The runtime of a UPS battery backup system is determined by the size of the battery bank. The larger the bank of batteries, the longer the system will run. Think of the size of the battery, or batteries, as something comparable to the size of a water tank. The larger the tank, the water it can hold. The photo to the right is of 4 batteries that came out of 120v AC, UPS battery backup systems. Let's see how much power each has (watt hours) and how many toys we can run for one hour (amps @ 110v).
Battery 1; 12v, 4.5ah = 54 watt hours or .45amps at 110v for 50 minutes.
Battery 2; 12v, 6.0ah = 72 watt hours or ..60 amps at 110v for 50 minutes.
Battery 3; 12v, 80ah = 960 watt hours or 8.73 amps at 110v for 50 minutes.
Battery 4; 12v, 215ah = 2580 watt hours or 21.5 amps at 110v for 50 minutes.
Equations: V*Ah = Wh Wh/110v = amps @ 110v for 50 minutes
Battery #4 can run the kitchen (a 20 amp 110v circuit in most homes) for 1 hour basically folks. That is the kind of power to run the microwave, the fridge, and the toaster at the same time, for an hour. So if you want that kind of reserve time for your servers, or you need to run a monitor, computer, and printer while the power is out, the size of the battery is very important. Without the power in the tank, the electronics go OFF!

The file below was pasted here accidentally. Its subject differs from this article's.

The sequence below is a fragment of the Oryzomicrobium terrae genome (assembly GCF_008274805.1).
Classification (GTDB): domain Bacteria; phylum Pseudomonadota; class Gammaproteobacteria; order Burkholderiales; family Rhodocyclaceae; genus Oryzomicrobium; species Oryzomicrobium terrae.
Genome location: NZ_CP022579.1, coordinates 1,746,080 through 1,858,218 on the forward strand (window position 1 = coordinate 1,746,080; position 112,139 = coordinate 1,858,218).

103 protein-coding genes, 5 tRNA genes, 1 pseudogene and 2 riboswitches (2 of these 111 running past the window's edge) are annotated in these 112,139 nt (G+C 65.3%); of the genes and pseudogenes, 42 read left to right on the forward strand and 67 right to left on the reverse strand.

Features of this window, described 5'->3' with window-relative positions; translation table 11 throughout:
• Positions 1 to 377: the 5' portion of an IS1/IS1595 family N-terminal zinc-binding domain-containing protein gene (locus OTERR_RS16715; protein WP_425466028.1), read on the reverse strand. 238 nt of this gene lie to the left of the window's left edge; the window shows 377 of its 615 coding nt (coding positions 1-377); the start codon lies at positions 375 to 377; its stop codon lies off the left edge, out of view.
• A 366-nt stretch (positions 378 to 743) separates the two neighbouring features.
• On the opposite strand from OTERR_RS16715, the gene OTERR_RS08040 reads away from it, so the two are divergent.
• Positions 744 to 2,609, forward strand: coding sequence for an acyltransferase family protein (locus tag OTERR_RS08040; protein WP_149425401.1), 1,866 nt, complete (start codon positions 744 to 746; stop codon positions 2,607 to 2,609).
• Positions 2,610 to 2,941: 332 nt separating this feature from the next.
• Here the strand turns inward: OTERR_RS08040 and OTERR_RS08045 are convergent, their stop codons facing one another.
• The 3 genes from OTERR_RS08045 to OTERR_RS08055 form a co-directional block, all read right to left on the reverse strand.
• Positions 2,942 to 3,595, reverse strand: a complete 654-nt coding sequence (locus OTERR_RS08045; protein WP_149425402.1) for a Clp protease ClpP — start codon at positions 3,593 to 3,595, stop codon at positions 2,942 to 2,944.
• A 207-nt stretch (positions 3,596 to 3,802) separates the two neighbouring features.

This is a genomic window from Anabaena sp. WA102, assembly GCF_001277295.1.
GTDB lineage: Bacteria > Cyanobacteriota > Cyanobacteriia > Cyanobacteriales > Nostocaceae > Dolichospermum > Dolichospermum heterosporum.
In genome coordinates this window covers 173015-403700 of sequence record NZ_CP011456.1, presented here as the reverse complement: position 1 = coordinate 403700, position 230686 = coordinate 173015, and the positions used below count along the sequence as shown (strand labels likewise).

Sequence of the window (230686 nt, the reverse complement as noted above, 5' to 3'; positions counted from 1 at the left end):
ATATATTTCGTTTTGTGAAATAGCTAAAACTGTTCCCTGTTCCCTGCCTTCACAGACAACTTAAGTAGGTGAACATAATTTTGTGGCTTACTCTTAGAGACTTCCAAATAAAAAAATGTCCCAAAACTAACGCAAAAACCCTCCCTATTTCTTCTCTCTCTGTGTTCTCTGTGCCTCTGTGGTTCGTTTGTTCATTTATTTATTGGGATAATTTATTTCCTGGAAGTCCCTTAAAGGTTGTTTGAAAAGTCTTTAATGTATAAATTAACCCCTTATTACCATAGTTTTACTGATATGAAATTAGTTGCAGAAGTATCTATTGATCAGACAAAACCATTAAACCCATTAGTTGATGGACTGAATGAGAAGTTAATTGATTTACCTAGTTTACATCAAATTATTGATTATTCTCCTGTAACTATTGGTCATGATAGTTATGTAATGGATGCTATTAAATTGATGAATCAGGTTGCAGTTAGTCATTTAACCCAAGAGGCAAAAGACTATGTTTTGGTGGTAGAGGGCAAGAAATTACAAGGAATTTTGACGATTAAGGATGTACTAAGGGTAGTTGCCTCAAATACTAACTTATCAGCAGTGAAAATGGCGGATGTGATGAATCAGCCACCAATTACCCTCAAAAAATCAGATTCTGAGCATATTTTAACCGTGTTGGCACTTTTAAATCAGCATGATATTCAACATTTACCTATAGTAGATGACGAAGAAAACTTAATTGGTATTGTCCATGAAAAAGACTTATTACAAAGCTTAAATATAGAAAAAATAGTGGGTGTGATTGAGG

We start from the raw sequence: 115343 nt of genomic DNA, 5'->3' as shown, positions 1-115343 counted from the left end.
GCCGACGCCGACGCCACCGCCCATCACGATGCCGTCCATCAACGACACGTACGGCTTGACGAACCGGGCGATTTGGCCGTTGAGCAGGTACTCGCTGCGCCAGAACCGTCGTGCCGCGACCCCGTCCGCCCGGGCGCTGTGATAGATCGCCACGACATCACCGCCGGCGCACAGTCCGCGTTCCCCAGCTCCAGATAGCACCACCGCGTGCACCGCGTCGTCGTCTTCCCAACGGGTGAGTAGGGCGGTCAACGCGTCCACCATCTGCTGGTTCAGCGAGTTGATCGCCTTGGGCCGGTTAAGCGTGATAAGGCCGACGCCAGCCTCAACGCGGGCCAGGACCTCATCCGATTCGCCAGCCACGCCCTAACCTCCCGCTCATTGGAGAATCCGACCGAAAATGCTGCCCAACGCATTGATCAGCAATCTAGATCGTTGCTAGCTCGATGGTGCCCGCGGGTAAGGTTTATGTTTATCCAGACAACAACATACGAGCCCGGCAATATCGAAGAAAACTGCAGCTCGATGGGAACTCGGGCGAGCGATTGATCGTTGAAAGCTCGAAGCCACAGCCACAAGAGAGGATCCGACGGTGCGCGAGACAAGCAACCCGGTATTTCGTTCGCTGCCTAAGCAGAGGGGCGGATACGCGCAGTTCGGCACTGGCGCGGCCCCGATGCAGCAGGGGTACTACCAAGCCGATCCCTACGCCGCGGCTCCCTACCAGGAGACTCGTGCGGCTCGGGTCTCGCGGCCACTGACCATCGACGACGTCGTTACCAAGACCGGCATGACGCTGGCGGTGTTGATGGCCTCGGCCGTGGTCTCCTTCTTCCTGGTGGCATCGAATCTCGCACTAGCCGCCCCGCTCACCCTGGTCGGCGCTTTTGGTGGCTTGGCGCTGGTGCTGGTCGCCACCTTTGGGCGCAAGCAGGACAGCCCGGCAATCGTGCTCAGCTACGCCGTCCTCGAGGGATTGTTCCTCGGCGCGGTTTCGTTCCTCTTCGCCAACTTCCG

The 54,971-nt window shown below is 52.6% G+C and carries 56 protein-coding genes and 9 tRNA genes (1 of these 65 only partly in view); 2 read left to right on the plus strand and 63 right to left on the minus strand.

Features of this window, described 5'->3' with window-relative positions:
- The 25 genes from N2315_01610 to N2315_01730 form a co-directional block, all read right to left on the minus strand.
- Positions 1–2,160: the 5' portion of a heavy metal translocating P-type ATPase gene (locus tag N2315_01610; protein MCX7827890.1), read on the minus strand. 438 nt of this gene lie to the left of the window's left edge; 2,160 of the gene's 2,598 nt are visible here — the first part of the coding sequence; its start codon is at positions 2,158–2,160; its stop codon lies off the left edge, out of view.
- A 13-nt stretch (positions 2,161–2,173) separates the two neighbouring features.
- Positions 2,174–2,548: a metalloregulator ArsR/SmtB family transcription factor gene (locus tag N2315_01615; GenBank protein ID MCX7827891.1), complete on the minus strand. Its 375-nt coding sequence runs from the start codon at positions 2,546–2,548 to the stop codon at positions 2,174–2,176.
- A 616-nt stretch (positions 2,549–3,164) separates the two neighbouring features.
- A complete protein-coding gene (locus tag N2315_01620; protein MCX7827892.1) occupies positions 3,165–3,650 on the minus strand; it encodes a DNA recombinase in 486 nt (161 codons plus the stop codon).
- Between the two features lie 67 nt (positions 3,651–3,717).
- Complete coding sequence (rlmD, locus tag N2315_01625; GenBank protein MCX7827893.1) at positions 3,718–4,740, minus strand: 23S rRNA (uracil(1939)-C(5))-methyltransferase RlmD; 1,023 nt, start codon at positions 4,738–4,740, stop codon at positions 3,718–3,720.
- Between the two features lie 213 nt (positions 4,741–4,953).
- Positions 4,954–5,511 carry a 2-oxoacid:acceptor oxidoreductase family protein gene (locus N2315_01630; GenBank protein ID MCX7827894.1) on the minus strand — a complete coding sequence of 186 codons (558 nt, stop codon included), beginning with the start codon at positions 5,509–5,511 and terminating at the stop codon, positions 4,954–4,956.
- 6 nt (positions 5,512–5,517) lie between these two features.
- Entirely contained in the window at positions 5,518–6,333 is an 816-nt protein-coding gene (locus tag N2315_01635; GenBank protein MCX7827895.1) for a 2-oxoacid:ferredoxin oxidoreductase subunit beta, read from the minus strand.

Just like a water tank, the important thing to remember during installation, hook up the wires or pipes right. The wires in our situation are just like the pipes for the water tank. Our concern is to keep the voltage (pressure in a water system) inside the levels needed so we don't break anything. Long story short, you install a 12 volt battery in a 12 volt system. When installing batteries, you add voltage (series connections) or amperage (parallel connections), depending on how you wire it up. JUST MAKE SURE YOU WIRE 12 VOLTS to 12 VOLT SYSTEMS. As long as you follow the rules above, and match the battery bank voltage, you can upsize the battery amp hours how you please.
What happens when you oversize the voltage in a UPS battery bank?
Should you try to hook up a 24 volt battery bank to a 12 volt system, it will never recharge. The charger in the UPS will not have adequate power to recharge the system. In addition, you may have a fire or burn out the electronics in the UPS when you first plug it in.
What happens when you undersize the voltage in a UPS battery bank?
Hooking up a 6 volt battery, in a 12 volt system isn't just a good idea, it can be explosive. THIS IS A VERY BAD IDEA! Simply put, a battery under an overcharge condition outgases hydrogen and oxygen. The first is explosive, the second will accelerate the fire. When a 12 volt system sees the 6 volt battery, it will try to charge it, with 14 volts or so. This is the overcharge condition that creates the problem. In addition, the 6 volts are not enough to drive the inverter, so your electronics won't run anyway.